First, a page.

of Igor Smesko, head of Ukrainian intelligence.
Smesko had been a military
attaché in Washington in
the early 1990s when Ukraine first became independent and Dick Cheney
was secretary of defense. "Smesko had told Cheney that when Ukraine
became free of Russia he wanted to show his friendship for the United
Helping out on Iraq provided him with that occasion.
"Smesko had gotten to know Gen. James Clapper,
now director of the Geospacial Intelligence Agency, but then head of
But it was Shaw's own friendship to the head of
Britain's MI6 that brought it all together during a two-day meeting
in London that included Smeshko's people, the MI6 contingent, and Clapper,
who had been deputized by George Tenet to help work the issue of what
happened to Iraq's WMD stockpiles.
In the end, here is what Shaw learned:
- In December
2002, former Russian intelligence chief Yevgeni Primakov, a KGB general
with long-standing ties to Saddam, came to Iraq and stayed until just
before the U.S.-led invasion in March 2003.
- Primakov supervised the execution
of long-standing secret agreements, signed between Iraqi intelligence
and the Russian GRU (military intelligence), that provided for clean-up
operations to be conducted by Russian and Iraqi military personnel
to remove WMDs, production materials and technical documentation from
Iraq, so the regime could announce that Iraq was "WMD
- Shaw said that this type GRU operation, known as "Sarandar," or "emergency
exit," has long been familiar to U.S. intelligence officials from
Soviet-bloc defectors as standard GRU practice.
- In addition to the truck
convoys, which carried Iraqi WMD to Syria and Lebanon in February and
March 2003 "two Russian ships
set sail from the (Iraqi) port of Umm Qasr headed for the Indian Ocean," where
Shaw believes they "deep-sixed" additional stockpiles of Iraqi
WMD from flooded bunkers in southern Iraq that were later discovered
by U.S. military intelligence personnel.
- The Russian "clean-up" operation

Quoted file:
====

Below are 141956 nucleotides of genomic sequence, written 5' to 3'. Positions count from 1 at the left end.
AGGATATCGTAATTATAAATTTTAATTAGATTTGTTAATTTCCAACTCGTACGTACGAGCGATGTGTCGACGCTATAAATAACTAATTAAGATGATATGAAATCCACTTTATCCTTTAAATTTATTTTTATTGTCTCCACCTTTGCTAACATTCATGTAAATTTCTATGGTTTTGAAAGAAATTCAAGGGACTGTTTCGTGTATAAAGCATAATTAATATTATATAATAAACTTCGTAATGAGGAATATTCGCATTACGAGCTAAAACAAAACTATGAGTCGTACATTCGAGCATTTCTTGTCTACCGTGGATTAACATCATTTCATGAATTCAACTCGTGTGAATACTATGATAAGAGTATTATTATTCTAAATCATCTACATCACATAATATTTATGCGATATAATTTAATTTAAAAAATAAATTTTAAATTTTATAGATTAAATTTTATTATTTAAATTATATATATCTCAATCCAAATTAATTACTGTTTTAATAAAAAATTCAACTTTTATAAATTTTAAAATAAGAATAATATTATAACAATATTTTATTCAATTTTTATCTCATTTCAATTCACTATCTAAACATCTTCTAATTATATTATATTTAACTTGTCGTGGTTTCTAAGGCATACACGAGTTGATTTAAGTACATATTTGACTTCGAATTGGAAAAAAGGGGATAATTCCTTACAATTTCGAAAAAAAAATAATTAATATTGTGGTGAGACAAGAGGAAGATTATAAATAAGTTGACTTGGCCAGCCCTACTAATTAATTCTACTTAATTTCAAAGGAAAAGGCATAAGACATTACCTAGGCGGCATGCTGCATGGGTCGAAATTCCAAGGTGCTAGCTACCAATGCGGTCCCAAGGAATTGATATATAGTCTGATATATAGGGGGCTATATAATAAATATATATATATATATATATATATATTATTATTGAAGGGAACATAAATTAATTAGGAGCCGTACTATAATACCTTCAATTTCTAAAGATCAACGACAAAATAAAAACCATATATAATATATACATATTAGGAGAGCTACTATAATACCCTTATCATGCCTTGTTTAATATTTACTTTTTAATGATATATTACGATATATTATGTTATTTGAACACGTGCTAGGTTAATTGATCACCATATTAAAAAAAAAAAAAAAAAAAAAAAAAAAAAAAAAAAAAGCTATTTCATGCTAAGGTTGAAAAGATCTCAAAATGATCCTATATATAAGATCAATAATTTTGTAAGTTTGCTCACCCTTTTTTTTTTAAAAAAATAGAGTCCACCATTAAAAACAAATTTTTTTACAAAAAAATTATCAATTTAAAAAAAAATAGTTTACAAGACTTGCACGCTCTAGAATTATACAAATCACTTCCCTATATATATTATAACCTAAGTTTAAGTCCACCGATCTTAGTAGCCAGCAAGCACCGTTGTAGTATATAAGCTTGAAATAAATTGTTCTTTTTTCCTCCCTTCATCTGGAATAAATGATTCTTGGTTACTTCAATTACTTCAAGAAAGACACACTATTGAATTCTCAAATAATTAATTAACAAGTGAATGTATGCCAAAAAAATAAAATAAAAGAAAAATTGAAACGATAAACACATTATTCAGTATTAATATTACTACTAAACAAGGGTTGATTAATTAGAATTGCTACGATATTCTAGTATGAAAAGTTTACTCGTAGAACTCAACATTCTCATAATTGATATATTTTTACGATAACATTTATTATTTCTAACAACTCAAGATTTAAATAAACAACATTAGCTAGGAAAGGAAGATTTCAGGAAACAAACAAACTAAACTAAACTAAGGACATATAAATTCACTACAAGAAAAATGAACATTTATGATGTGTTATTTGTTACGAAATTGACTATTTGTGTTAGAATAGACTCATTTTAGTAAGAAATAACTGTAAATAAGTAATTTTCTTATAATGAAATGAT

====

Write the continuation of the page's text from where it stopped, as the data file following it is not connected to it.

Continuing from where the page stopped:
was entrusted to a combination of GRU and Spetsnaz troops and Russian
military and civilian personnel in Iraq "under the command of two
experienced ex-Soviet generals, Colonel-General Vladislav Achatov and
Colonel-General Igor Maltsev, both retired and posing as civilian commercial
- Washington Times reporter Bill Gertz reported on
Oct. 30, 2004, that Achatov and Maltsev had been photographed receiving
medals from Iraqi Defense Minister Sultan Hashim Ahmed in a Baghdad
building bombed by U.S. cruise missiles during the first U.S. air raids
in early March 2003.
- Shaw says he leaked the information about the
two Russian generals and the clean-up operation to Gertz in October
2004 in an effort to "push
back" against claims by Democrats that were orchestrated with CBS
News to embarrass President Bush just one week before the November 2004
presidential election. The press sprang bogus claims that 377 tons of
high explosives of use to Iraq's nuclear weapons program had "gone
the U.S.-led liberation of Iraq, while ignoring intelligence of the Russian-orchestrated
evacuation of Iraqi WMDs.
- The two Russian generals "had visited
Baghdad no fewer than 20 times in the preceding five to six years," Shaw
revealed. U.S. intelligence knew "the identity and strength of the
various Spetsnaz units, their dates of entry and exit in Iraq, and the
fact that the effort (to clean up Iraq's WMD stockpiles) with a planning
conference in Baku from which they flew to Baghdad."
- The Baku conference,
chaired by Russian Minister of Emergency Situations Sergei Shoigu, "laid
out the plans for the Sarandar clean-up effort so that Shoigu could leave
after the keynote speech for Baghdad to orchestrate the planning for
the disposal of the WMD.